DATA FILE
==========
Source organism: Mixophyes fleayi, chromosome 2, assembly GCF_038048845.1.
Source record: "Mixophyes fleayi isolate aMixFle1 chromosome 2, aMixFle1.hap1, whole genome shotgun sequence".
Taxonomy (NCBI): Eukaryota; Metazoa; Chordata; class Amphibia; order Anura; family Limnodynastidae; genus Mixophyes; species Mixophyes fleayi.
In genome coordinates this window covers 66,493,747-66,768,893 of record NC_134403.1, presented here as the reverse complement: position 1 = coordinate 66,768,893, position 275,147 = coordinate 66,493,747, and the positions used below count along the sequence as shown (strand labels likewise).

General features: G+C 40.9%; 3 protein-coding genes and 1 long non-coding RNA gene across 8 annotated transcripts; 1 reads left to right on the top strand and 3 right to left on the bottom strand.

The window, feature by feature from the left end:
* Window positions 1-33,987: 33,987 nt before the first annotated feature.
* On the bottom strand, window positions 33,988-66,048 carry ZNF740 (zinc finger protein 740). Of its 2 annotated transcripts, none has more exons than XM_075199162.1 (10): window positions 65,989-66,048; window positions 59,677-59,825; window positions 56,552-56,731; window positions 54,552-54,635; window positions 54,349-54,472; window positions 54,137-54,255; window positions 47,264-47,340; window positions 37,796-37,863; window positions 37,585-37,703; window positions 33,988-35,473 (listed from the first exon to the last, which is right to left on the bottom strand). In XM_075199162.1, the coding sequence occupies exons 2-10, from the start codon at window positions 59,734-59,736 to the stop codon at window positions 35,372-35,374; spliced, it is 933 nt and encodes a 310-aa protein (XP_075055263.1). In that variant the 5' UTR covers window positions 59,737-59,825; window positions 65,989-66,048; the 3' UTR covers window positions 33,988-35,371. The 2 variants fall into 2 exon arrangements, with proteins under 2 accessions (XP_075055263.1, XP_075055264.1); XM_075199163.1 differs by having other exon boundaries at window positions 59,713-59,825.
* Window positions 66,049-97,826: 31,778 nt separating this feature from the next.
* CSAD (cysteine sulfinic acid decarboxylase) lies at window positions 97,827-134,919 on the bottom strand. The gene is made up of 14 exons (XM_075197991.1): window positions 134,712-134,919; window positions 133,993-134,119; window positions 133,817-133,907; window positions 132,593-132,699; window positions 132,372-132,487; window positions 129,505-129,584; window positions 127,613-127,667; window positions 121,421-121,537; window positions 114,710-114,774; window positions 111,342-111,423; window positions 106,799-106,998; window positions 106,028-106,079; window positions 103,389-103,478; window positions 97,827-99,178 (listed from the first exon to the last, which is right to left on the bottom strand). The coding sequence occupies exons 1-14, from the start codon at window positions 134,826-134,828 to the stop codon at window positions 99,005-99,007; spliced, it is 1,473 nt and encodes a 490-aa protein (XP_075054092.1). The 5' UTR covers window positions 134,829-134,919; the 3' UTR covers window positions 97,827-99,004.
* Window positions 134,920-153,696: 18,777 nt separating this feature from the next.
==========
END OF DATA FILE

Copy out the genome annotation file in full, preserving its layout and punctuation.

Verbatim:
Source organism: Mixophyes fleayi, chromosome 2, assembly GCF_038048845.1.
Source record: "Mixophyes fleayi isolate aMixFle1 chromosome 2, aMixFle1.hap1, whole genome shotgun sequence".
Taxonomy (NCBI): Eukaryota; Metazoa; Chordata; class Amphibia; order Anura; family Limnodynastidae; genus Mixophyes; species Mixophyes fleayi.
In genome coordinates this window covers 66,493,747-66,768,893 of record NC_134403.1, presented here as the reverse complement: position 1 = coordinate 66,768,893, position 275,147 = coordinate 66,493,747, and the positions used below count along the sequence as shown (strand labels likewise).

General features: G+C 40.9%; 3 protein-coding genes and 1 long non-coding RNA gene across 8 annotated transcripts; 1 reads left to right on the top strand and 3 right to left on the bottom strand.

The window, feature by feature from the left end:
* Window positions 1-33,987: 33,987 nt before the first annotated feature.
* On the bottom strand, window positions 33,988-66,048 carry ZNF740 (zinc finger protein 740). Of its 2 annotated transcripts, none has more exons than XM_075199162.1 (10): window positions 65,989-66,048; window positions 59,677-59,825; window positions 56,552-56,731; window positions 54,552-54,635; window positions 54,349-54,472; window positions 54,137-54,255; window positions 47,264-47,340; window positions 37,796-37,863; window positions 37,585-37,703; window positions 33,988-35,473 (listed from the first exon to the last, which is right to left on the bottom strand). In XM_075199162.1, the coding sequence occupies exons 2-10, from the start codon at window positions 59,734-59,736 to the stop codon at window positions 35,372-35,374; spliced, it is 933 nt and encodes a 310-aa protein (XP_075055263.1). In that variant the 5' UTR covers window positions 59,737-59,825; window positions 65,989-66,048; the 3' UTR covers window positions 33,988-35,371. The 2 variants fall into 2 exon arrangements, with proteins under 2 accessions (XP_075055263.1, XP_075055264.1); XM_075199163.1 differs by having other exon boundaries at window positions 59,713-59,825.
* Window positions 66,049-97,826: 31,778 nt separating this feature from the next.
* CSAD (cysteine sulfinic acid decarboxylase) lies at window positions 97,827-134,919 on the bottom strand. The gene is made up of 14 exons (XM_075197991.1): window positions 134,712-134,919; window positions 133,993-134,119; window positions 133,817-133,907; window positions 132,593-132,699; window positions 132,372-132,487; window positions 129,505-129,584; window positions 127,613-127,667; window positions 121,421-121,537; window positions 114,710-114,774; window positions 111,342-111,423; window positions 106,799-106,998; window positions 106,028-106,079; window positions 103,389-103,478; window positions 97,827-99,178 (listed from the first exon to the last, which is right to left on the bottom strand). The coding sequence occupies exons 1-14, from the start codon at window positions 134,826-134,828 to the stop codon at window positions 99,005-99,007; spliced, it is 1,473 nt and encodes a 490-aa protein (XP_075054092.1). The 5' UTR covers window positions 134,829-134,919; the 3' UTR covers window positions 97,827-99,004.
* Window positions 134,920-153,696: 18,777 nt separating this feature from the next.